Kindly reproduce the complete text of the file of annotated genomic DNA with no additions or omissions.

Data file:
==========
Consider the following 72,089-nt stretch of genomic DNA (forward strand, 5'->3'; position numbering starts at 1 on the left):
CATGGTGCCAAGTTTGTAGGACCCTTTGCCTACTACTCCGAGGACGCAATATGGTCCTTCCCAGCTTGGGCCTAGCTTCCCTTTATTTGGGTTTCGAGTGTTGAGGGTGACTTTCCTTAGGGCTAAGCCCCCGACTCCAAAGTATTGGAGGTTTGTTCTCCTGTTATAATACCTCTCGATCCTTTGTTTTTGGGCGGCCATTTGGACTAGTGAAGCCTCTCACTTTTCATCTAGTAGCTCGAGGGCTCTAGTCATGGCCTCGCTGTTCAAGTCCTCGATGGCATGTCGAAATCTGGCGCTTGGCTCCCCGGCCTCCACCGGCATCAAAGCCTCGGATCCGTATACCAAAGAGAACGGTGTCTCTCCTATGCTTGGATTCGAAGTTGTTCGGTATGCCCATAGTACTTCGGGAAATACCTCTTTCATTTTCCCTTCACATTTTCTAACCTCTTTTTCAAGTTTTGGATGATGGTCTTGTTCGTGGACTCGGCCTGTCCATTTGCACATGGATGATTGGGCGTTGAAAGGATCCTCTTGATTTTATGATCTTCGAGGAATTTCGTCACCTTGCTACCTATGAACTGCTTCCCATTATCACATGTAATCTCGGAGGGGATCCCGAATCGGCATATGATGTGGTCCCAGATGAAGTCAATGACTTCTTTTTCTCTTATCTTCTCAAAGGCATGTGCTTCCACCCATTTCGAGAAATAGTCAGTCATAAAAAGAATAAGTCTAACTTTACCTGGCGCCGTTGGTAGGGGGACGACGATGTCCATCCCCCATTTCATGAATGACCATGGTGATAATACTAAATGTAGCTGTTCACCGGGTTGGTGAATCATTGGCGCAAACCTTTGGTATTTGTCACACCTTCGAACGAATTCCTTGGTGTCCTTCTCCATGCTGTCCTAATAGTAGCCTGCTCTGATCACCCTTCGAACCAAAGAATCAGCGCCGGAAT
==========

Consider the following 72,089-nt stretch of genomic DNA (forward strand, 5'->3'; position numbering starts at 1 on the left):
CATGGTGCCAAGTTTGTAGGACCCTTTGCCTACTACTCCGAGGACGCAATATGGTCCTTCCCAGCTTGGGCCTAGCTTCCCTTTATTTGGGTTTCGAGTGTTGAGGGTGACTTTCCTTAGGGCTAAGCCCCCGACTCCAAAGTATTGGAGGTTTGTTCTCCTGTTATAATACCTCTCGATCCTTTGTTTTTGGGCGGCCATTTGGACTAGTGAAGCCTCTCACTTTTCATCTAGTAGCTCGAGGGCTCTAGTCATGGCCTCGCTGTTCAAGTCCTCGATGGCATGTCGAAATCTGGCGCTTGGCTCCCCGGCCTCCACCGGCATCAAAGCCTCGGATCCGTATACCAAAGAGAACGGTGTCTCTCCTATGCTTGGATTCGAAGTTGTTCGGTATGCCCATAGTACTTCGGGAAATACCTCTTTCATTTTCCCTTCACATTTTCTAACCTCTTTTTCAAGTTTTGGATGATGGTCTTGTTCGTGGACTCGGCCTGTCCATTTGCACATGGATGATTGGGCGTTGAAAGGATCCTCTTGATTTTATGATCTTCGAGGAATTTCGTCACCTTGCTACCTATGAACTGCTTCCCATTATCACATGTAATCTCGGAGGGGATCCCGAATCGGCATATGATGTGGTCCCAGATGAAGTCAATGACTTCTTTTTCTCTTATCTTCTCAAAGGCATGTGCTTCCACCCATTTCGAGAAATAGTCAGTCATAAAAAGAATAAGTCTAACTTTACCTGGCGCCGTTGGTAGGGGGACGACGATGTCCATCCCCCATTTCATGAATGACCATGGTGATAATACTAAATGTAGCTGTTCACCGGGTTGGTGAATCATTGGCGCAAACCTTTGGTATTTGTCACACCTTCGAACGAATTCCTTGGTGTCCTTCTCCATGCTGTCCTAATAGTAGCCTGCTCTGATCACCCTTCGAACCAAAGAATCAGCGCCGGAAT